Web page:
Our monthly market valuation updates have long had the same conclusion: US stock indexes are significantly overvalued, which suggests cautious expectations on investment returns. In a "normal" market environment -- one with conventional business cycles, Federal Reserve policy, interest rates and inflation -- current valuation levels would be a serious concern.
But these are different times.
Market Cap to GDP: An Updated Look at the Buffett Valuation Indicator
With the Q4 GDP Advance Estimate and the January close data, we now have an updated look at the popular "Buffett Indicator" -- the ratio of corporate equities to GDP. The current reading is 145.4%, up from 140.4% the previous quarter.
A Closer Look at Today's ADP Employment Report
In this morning's ADP employment report we got the January estimate of 291K new nonfarm private employment jobs from ADP, an increase over December's revised 199K. The popular spin on this indicator is as a preview to the monthly jobs report from the Bureau of Labor Statistics.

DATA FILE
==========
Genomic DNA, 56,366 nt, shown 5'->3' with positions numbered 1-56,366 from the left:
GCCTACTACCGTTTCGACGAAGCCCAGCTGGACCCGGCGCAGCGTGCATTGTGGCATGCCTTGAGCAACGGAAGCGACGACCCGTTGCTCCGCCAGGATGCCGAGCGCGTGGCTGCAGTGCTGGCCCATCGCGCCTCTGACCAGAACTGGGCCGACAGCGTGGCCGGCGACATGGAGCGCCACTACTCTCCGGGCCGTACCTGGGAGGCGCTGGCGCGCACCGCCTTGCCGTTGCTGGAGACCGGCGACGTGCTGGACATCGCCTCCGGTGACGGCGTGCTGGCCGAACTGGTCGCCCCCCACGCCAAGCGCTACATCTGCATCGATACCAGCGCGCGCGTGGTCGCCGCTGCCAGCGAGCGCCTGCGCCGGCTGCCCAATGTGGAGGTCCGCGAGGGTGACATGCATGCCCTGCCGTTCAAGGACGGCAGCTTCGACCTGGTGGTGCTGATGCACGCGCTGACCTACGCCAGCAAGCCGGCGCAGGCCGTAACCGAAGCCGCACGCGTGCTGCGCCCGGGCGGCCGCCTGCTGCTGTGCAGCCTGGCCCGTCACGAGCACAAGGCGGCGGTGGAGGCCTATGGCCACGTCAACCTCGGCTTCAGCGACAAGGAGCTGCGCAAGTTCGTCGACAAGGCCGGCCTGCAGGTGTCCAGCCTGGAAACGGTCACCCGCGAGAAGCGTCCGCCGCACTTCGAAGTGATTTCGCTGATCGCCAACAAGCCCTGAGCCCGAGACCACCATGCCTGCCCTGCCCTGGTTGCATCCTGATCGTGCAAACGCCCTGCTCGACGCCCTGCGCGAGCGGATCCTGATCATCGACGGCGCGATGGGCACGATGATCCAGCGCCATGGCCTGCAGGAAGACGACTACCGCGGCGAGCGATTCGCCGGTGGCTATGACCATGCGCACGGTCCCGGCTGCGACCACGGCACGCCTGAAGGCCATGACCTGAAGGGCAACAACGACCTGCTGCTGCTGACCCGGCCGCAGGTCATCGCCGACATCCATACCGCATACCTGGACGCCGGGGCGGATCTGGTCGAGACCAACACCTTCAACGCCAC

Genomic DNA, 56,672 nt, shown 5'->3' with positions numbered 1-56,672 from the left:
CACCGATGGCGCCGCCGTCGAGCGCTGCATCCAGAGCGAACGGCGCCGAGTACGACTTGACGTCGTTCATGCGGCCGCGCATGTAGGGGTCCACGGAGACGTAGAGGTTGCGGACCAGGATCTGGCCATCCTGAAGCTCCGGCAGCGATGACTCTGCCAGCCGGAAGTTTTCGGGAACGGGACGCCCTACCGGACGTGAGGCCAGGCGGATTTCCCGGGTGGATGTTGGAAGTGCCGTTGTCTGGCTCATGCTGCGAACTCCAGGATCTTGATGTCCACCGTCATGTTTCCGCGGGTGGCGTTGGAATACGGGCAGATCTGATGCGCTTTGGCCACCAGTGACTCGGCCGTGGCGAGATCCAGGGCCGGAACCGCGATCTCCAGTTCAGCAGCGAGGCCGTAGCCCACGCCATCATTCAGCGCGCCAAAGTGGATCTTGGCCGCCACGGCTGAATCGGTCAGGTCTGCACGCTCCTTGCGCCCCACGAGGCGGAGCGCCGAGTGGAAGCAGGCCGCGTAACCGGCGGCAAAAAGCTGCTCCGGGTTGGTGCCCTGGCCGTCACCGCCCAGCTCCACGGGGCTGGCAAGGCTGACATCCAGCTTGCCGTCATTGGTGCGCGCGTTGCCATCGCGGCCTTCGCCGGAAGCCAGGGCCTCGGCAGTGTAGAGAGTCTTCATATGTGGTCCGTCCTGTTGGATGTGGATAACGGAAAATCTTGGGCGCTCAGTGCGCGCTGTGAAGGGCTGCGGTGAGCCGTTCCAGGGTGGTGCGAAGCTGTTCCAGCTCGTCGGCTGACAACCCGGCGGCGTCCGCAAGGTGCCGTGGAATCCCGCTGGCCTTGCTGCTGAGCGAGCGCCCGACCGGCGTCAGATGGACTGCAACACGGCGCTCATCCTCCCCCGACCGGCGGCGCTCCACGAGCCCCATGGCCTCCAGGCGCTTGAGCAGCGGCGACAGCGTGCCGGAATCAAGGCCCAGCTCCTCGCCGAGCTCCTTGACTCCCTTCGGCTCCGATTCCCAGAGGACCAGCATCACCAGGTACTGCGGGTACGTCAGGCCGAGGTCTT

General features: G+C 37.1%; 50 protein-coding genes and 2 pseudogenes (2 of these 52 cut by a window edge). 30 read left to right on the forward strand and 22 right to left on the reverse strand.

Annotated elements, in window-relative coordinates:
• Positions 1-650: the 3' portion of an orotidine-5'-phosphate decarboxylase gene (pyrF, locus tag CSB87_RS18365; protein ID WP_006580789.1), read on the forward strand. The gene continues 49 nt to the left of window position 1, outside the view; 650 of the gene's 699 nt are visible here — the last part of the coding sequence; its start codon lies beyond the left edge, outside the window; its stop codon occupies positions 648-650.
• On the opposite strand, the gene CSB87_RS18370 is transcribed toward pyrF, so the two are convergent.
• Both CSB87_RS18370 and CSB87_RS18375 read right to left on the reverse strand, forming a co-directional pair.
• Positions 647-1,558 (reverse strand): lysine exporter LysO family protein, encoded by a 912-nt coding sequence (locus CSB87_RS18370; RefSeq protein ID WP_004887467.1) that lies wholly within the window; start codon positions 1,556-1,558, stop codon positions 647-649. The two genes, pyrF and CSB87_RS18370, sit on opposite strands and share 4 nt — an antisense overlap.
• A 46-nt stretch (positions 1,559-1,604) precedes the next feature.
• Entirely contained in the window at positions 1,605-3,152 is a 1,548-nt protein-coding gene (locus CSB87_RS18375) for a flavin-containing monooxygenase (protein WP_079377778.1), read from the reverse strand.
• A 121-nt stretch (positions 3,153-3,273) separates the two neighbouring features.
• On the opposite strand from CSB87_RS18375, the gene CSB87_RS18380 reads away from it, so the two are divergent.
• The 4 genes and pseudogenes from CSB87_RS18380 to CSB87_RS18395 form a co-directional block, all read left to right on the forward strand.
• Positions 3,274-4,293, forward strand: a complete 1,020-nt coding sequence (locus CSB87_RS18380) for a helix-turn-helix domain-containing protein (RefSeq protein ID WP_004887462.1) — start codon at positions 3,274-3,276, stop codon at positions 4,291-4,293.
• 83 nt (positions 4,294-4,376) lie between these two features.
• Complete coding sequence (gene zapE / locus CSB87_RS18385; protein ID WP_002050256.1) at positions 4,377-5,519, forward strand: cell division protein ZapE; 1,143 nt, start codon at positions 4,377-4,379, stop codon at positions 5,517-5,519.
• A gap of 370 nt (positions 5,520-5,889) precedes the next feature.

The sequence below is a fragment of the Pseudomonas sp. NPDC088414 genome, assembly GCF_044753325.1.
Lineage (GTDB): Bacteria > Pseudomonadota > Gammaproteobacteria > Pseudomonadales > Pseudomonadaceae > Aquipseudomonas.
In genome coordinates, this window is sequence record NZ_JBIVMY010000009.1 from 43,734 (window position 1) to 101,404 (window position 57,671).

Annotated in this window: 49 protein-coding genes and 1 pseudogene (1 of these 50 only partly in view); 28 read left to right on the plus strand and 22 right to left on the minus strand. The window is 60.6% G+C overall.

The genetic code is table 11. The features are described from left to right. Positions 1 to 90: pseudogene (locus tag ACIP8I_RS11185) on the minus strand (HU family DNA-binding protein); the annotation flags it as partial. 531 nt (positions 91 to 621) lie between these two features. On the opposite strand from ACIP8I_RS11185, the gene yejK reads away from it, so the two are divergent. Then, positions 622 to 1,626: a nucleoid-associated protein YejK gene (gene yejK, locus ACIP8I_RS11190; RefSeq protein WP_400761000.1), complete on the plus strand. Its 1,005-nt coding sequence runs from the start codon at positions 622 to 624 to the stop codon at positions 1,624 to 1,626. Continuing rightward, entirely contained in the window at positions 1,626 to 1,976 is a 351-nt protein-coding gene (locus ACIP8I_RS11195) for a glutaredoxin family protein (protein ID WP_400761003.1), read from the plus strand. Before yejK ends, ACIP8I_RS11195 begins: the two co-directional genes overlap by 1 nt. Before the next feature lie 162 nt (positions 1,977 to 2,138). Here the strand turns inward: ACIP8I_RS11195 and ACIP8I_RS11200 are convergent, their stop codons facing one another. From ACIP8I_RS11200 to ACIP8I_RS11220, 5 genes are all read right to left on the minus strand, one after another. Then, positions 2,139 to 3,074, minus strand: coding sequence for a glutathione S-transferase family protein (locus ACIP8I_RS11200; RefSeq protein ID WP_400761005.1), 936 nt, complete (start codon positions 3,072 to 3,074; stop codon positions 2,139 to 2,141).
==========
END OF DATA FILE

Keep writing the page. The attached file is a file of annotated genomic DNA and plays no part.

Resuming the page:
ISM Non-Manufacturing: Increase in January
The Institute of Supply Management (ISM) has now released the January Non-Manufacturing Purchasing Managers' Index (PMI), also known as the ISM Services PMI. The headline Composite Index is at 55.5 percent, up 0.6 from a revised 54.9 last month. Today's number came in above the Investing.com forecast of 55.0 percent.
December Trade Deficit at $48.9B
The U.S. International Trade in Goods and Services, also known as the FT-900, is published monthly by the Bureau of Economic Analysis with data going back to 199 and details U.S. exports and imports of goods and services. Today's headline number of -48.9B was lower than the Investing.com forecast of -43.2B.
Regression to Trend: Another Look at Long-Term Market Performance
Quick take: At the end of January the inflation-adjusted S&P 500 index price was 133% above its long-term trend, up from 130% the previous month. This is a record high.
About the only certainty in the stock market is that, over the long haul, over performance turns into underperformance and vice versa. Is there a pattern to this movement? Let's apply some simple regression analysis to the question.